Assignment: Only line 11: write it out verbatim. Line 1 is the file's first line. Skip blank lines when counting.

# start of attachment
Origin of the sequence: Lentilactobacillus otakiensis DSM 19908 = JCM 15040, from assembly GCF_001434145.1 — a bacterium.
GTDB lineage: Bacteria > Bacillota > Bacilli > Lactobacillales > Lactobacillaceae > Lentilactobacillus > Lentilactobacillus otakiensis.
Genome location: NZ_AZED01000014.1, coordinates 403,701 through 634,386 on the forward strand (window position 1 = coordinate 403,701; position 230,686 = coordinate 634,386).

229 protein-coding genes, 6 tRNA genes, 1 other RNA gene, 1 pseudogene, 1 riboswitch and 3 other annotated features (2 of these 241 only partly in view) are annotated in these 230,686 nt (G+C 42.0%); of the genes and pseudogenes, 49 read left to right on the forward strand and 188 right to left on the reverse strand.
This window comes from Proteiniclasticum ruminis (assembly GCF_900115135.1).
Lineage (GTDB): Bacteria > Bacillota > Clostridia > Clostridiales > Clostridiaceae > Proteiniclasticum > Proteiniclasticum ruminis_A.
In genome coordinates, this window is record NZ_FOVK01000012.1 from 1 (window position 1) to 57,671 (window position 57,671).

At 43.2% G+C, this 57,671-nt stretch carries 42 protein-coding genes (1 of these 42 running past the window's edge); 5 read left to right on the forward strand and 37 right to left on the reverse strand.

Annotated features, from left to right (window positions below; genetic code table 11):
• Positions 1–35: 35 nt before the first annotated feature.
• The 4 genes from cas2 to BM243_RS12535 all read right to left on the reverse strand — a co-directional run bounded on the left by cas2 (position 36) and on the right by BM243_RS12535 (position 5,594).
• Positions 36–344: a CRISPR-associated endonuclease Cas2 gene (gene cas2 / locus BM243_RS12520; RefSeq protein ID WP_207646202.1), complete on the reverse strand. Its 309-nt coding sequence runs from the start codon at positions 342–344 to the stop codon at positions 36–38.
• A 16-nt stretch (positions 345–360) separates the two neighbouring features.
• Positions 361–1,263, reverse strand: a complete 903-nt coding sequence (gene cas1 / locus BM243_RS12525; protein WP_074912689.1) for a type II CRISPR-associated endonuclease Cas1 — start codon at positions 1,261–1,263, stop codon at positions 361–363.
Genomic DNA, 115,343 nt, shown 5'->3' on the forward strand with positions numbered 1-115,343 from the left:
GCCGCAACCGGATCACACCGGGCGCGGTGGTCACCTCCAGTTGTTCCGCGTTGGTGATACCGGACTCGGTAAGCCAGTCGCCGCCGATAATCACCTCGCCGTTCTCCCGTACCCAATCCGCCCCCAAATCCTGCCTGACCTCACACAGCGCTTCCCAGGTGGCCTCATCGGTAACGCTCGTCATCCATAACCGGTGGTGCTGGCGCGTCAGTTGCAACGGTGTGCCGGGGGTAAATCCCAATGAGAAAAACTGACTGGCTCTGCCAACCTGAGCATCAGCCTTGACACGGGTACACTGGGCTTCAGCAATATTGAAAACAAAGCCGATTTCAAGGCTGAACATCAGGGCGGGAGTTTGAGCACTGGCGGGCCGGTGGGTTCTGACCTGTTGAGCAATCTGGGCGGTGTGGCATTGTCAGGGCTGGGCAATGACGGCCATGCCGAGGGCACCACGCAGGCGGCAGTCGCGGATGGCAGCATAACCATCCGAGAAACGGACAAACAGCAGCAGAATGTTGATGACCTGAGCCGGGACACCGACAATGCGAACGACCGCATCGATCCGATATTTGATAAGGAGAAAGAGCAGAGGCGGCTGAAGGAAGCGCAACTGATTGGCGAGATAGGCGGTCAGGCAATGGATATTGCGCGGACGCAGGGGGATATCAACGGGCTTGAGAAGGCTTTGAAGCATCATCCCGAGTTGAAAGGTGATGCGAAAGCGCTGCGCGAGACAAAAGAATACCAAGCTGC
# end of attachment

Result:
• The 4 genes from cas2 to BM243_RS12535 all read right to left on the reverse strand — a co-directional run bounded on the left by cas2 (position 36) and on the right by BM243_RS12535 (position 5,594).